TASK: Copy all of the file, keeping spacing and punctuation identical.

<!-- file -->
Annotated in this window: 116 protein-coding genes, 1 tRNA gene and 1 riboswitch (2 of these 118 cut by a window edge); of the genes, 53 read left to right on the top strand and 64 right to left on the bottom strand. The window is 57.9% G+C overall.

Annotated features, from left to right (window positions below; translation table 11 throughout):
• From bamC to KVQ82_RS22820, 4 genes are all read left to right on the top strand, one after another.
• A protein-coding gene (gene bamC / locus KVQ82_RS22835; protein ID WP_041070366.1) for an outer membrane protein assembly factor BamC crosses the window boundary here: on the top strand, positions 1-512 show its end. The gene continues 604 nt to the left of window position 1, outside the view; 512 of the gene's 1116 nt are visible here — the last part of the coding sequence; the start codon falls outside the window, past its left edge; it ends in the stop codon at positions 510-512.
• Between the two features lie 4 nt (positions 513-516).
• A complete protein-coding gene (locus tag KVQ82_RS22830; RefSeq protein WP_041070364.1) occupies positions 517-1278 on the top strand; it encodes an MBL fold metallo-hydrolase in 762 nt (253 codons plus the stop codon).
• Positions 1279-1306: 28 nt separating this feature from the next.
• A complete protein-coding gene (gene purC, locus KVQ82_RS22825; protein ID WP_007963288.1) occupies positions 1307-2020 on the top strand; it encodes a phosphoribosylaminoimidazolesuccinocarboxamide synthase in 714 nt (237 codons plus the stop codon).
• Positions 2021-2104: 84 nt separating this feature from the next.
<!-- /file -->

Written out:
Annotated in this window: 116 protein-coding genes, 1 tRNA gene and 1 riboswitch (2 of these 118 cut by a window edge); of the genes, 53 read left to right on the top strand and 64 right to left on the bottom strand. The window is 57.9% G+C overall.

Annotated features, from left to right (window positions below; translation table 11 throughout):
• From bamC to KVQ82_RS22820, 4 genes are all read left to right on the top strand, one after another.
• A protein-coding gene (gene bamC / locus KVQ82_RS22835; protein ID WP_041070366.1) for an outer membrane protein assembly factor BamC crosses the window boundary here: on the top strand, positions 1-512 show its end. The gene continues 604 nt to the left of window position 1, outside the view; 512 of the gene's 1116 nt are visible here — the last part of the coding sequence; the start codon falls outside the window, past its left edge; it ends in the stop codon at positions 510-512.
• Between the two features lie 4 nt (positions 513-516).
• A complete protein-coding gene (locus tag KVQ82_RS22830; RefSeq protein WP_041070364.1) occupies positions 517-1278 on the top strand; it encodes an MBL fold metallo-hydrolase in 762 nt (253 codons plus the stop codon).
• Positions 1279-1306: 28 nt separating this feature from the next.
• A complete protein-coding gene (gene purC, locus KVQ82_RS22825; protein ID WP_007963288.1) occupies positions 1307-2020 on the top strand; it encodes a phosphoribosylaminoimidazolesuccinocarboxamide synthase in 714 nt (237 codons plus the stop codon).
• Positions 2021-2104: 84 nt separating this feature from the next.